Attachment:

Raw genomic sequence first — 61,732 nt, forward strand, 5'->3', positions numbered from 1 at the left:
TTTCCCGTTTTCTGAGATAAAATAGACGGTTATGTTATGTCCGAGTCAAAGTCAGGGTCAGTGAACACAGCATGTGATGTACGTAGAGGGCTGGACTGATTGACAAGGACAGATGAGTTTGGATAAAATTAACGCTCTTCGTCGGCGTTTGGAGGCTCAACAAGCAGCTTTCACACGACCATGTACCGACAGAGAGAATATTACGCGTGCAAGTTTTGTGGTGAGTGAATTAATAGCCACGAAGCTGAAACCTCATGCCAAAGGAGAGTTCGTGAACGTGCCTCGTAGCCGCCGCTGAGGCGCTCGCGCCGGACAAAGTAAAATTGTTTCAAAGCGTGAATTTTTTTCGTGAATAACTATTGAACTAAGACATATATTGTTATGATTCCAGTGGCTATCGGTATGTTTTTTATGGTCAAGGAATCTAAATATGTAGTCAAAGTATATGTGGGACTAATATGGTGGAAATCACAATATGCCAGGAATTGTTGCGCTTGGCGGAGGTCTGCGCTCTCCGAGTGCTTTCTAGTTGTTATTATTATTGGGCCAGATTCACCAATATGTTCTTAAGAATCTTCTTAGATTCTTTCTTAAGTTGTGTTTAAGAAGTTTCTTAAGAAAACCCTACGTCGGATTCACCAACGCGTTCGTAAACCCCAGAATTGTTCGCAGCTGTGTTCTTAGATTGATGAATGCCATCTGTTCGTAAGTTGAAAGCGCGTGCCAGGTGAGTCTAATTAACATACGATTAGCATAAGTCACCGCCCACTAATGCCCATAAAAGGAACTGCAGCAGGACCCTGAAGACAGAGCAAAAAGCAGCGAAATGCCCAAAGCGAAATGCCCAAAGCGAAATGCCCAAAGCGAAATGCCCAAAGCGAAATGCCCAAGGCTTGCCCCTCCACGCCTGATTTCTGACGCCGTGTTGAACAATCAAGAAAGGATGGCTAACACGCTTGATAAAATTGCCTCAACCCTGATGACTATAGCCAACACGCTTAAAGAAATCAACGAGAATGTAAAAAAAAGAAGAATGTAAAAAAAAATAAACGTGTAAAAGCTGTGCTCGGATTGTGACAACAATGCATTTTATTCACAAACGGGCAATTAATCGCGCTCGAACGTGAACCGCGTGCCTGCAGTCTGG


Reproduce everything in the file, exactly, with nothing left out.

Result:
Raw genomic sequence first — 61,732 nt, forward strand, 5'->3', positions numbered from 1 at the left:
TTTCCCGTTTTCTGAGATAAAATAGACGGTTATGTTATGTCCGAGTCAAAGTCAGGGTCAGTGAACACAGCATGTGATGTACGTAGAGGGCTGGACTGATTGACAAGGACAGATGAGTTTGGATAAAATTAACGCTCTTCGTCGGCGTTTGGAGGCTCAACAAGCAGCTTTCACACGACCATGTACCGACAGAGAGAATATTACGCGTGCAAGTTTTGTGGTGAGTGAATTAATAGCCACGAAGCTGAAACCTCATGCCAAAGGAGAGTTCGTGAACGTGCCTCGTAGCCGCCGCTGAGGCGCTCGCGCCGGACAAAGTAAAATTGTTTCAAAGCGTGAATTTTTTTCGTGAATAACTATTGAACTAAGACATATATTGTTATGATTCCAGTGGCTATCGGTATGTTTTTTATGGTCAAGGAATCTAAATATGTAGTCAAAGTATATGTGGGACTAATATGGTGGAAATCACAATATGCCAGGAATTGTTGCGCTTGGCGGAGGTCTGCGCTCTCCGAGTGCTTTCTAGTTGTTATTATTATTGGGCCAGATTCACCAATATGTTCTTAAGAATCTTCTTAGATTCTTTCTTAAGTTGTGTTTAAGAAGTTTCTTAAGAAAACCCTACGTCGGATTCACCAACGCGTTCGTAAACCCCAGAATTGTTCGCAGCTGTGTTCTTAGATTGATGAATGCCATCTGTTCGTAAGTTGAAAGCGCGTGCCAGGTGAGTCTAATTAACATACGATTAGCATAAGTCACCGCCCACTAATGCCCATAAAAGGAACTGCAGCAGGACCCTGAAGACAGAGCAAAAAGCAGCGAAATGCCCAAAGCGAAATGCCCAAAGCGAAATGCCCAAAGCGAAATGCCCAAAGCGAAATGCCCAAGGCTTGCCCCTCCACGCCTGATTTCTGACGCCGTGTTGAACAATCAAGAAAGGATGGCTAACACGCTTGATAAAATTGCCTCAACCCTGATGACTATAGCCAACACGCTTAAAGAAATCAACGAGAATGTAAAAAAAAGAAGAATGTAAAAAAAAATAAACGTGTAAAAGCTGTGCTCGGATTGTGACAACAATGCATTTTATTCACAAACGGGCAATTAATCGCGCTCGAACGTGAACCGCGTGCCTGCAGTCTGG